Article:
Role model: “Someone who is creative and dedicates their life to their art without losing themselves.”
What’s next: A CD on Deutsche Grammophon of violin concertos by Nicolo Paganini and Louis Spohr, to be released Oct. 10.
— David Mermelstein
What does a diva do after she falls off a horse?
She gets up, sells 4 million copies of her album and rakes in $200 million from a world tour — a record for a female touring artist.
After breaking her collarbone, a hand and three ribs last August, Madonna resurfaced in October to shoot the high-intensity dance video “Hung Up” from her “Confessions on a Dance Floor” LP.
The show of her “Confessions” tour opens with images of Madonna taming a wild horse. Unleashing herself from a lowered disco ball, Madonna appears adorned in a black riding costume, dominatrix-style, only to later straddle a saddle and pole to “Like a Virgin.”
“The second we spoke of touring, we had to touch on the horse incident,” exclaims “Confessions” director and longtime Madonna choreographer Jamie King. “Here’s this woman who is so powerful and strong. She falls off a horse, breaks several bones and starts shooting ‘Hung Up’ before she’s completely healed. What mind over matter! The opening segment takes the piss out of the whole incident.”
The sold-out tour’s template, like “Dance Floor,” pays homage to Madonna’s dance club roots with a nonstop futuristic beat — a departure from the dour spiritual politico sounds heard in 2003’s “American Life.” With the release of single “Hung Up,” Madonna became the first artist to have a simultaneous No. 1 hit across Europe in every music format — single, album, download and mobile ring tone — last November. How’s that for a 49-year-old disco diva?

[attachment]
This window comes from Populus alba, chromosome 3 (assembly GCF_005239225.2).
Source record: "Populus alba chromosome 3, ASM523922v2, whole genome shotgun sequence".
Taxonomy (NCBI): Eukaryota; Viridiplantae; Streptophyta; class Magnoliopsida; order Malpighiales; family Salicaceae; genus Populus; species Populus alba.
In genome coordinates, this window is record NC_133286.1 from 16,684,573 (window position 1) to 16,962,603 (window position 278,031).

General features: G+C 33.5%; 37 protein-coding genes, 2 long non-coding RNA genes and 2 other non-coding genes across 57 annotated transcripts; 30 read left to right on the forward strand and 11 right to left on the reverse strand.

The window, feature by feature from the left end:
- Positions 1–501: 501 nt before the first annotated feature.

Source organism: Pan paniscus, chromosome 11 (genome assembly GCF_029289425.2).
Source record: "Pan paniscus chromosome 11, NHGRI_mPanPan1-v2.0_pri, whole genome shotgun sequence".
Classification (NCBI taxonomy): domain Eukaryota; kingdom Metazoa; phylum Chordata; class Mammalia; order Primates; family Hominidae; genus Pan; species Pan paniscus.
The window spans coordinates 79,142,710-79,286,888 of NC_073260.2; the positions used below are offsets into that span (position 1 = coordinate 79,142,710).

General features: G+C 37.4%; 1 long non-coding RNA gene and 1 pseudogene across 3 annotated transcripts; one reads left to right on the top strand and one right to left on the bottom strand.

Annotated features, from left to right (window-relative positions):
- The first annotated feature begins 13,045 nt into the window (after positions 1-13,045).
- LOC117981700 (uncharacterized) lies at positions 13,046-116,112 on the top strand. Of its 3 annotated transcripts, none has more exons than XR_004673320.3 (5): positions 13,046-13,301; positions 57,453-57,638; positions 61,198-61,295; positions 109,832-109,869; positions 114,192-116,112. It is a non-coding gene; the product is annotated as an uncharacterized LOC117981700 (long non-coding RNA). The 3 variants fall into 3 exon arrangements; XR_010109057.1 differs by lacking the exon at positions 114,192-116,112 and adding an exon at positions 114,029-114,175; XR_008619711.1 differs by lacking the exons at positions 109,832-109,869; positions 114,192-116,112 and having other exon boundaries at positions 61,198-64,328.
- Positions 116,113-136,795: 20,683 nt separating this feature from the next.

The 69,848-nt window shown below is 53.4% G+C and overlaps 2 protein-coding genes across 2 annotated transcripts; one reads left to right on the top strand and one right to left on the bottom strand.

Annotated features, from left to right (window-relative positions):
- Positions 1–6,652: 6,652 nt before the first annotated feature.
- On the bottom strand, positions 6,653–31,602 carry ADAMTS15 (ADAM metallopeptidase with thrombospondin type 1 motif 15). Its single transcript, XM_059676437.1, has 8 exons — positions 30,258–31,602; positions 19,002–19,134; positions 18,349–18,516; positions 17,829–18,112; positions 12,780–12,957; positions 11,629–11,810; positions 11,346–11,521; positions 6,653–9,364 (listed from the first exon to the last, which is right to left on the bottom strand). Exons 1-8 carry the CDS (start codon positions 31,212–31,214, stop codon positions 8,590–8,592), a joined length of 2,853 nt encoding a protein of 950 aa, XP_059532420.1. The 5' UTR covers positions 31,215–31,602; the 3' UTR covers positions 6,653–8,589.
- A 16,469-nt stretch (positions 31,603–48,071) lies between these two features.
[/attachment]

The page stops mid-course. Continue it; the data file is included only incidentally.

But as she nears the half-century mark, Madonna may make “Confessions” the end of her live appearances .
King likes to think there’s no end in sight.
“In the 10 years I’ve worked with Madonna, I have never seen her get tired,” says King, adding that she undergoes a two-hour sound check and rehearsal before each gig. “Madonna is like that battery bunny. She keeps on going.”
— Anthony D’Alessandro
Those who feel left out of the contemporary pop loop because logging on to MySpace or tuning into top 40 radio proves too trying might consider watching “The OC” or “Grey’s Anatomy.” Due in no small measure to music supervisor Alexandra Patsavas’ savvy song choices, these music-driven shows are must-hear TV.
“Music supervision, at its core, is really about helping the producers define a sound for their show,” she says. That means not only supplying from three to nine songs an episode for each series she handles, but negotiating the prices and red tape to clear them with artists, labels and publishers.
The Illinois native started her career by booking bands in college, then moved to Los Angeles in 1990, working at BMI and subsequently coordinating music for Roger Corman. In 1998 she opened her own business, which quickly led to her landing indie films and TV series such as “Roswell,” “Boston Public” and “Carnivale.” Her other current shows include “Rescue Me,” “Without a Trace” and “Supernatural.”
The success of “The OC” helped catapult to prominence such indie bands as Death Cab for Cutie. Ditto “Grey’s.” That show’s season finale used a Snow Patrol track that caused downloads of the Glasgow band to spike overnight.
Such TV exposure has made Patsavas a force within the music biz. But she downplays her role as a tastemaker: “In many cases, the songs I hear are so strong that you know they’re destined for great things. Using them in a big spot showcases that talent and helps reach fans sooner than they would have otherwise. I think we’re part of the story, not the whole story.”
Career mantra: “All of the great ideas in the world (for a song in a scene) are meaningless unless you can produce cleared, on-budget music in time, especially in television.”
Role model: T Bone Burnett.
What’s next: More TV
— Jon Burlingame